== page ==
As a "good" Jewish mother, I blurted out "Santa isn't real!" when Munch and I were looking at the Christmas stamps from the stamp catalog today. But as soon as the words left my mouth, my heart twinged with regret. Instantly, I felt confused about my own big mouth and the regret I felt. Maybe because deep down I know Munch is still young enough to believe in the magic and fun of a holiday that we celebrate with her father, even though it's not our holiday. Maybe because I felt a little guilty by force feeding the truth on an innocent two year old, when she wasn't even questioning the authenticity of Santa. Or maybe, it was because my own mother told me she would bring gifts from Santa because she didn't want me to feel left out, and I know that that sweetness never caused me to be less Jewish.
The image of Munch jumping up and down, excited yelling, " Did Santa bring me these?" flashed through my mind followed by a dark gray cloud that quickly erased any sweet innocence. My big mouth had just stolen a little of the joy and excitement that could have been intoxicating and amazing to watch this Christmas -- one of many she will celebrate with her father, grandfather, and friends. My big mouth just ruined the first Christmas where Munch would be able to grasp the anticipation of Christmas morning and the excitement of believing this is what Santa brought to her. Her first Christmas where believing in something not real would have been fun and wonderful and non-harmful to her not-quite-existent budding Jewish identity.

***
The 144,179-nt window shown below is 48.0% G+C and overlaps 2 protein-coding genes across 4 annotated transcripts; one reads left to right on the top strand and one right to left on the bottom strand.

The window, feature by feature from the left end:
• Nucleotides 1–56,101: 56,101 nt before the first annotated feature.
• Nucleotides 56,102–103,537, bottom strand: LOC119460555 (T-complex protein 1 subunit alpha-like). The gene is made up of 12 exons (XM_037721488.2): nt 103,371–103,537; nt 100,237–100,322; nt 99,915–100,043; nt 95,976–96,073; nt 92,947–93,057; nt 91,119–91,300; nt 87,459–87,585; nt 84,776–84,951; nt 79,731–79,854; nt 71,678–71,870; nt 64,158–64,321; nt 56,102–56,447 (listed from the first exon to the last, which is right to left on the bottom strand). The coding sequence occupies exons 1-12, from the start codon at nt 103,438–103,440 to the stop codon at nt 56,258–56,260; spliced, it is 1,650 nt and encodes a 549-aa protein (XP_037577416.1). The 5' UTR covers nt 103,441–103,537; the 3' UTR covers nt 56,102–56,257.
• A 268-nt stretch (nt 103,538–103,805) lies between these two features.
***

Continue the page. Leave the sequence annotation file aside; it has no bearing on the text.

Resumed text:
And I felt sad and disappointed that I had stolen that moment from my soon-to-be three year old. I had stolen that moment from her dad. I had stolen that moment even from myself.
Ironically, not even 15 minutes later, Annie shared this letter a woman wrote explaining Santa to her child. Maybe if I had read this first, I would have not opened my big mouth. Actually, I know I wouldn't have because I would have been reminded that Santa is more than just Christmas. Hanukkah Harry is more than just Hanukkah. After all, it doesn't matter what holiday we celebrate, if we celebrate at all, even. But when we partake in gift giving, especially when we give to children, we are all on Santa's or Hanukkah Harry's team. So thank you to this mother who put it so eloquently and wonderfully. I'm just so sorry I didn't read your letter 15 minutes sooner.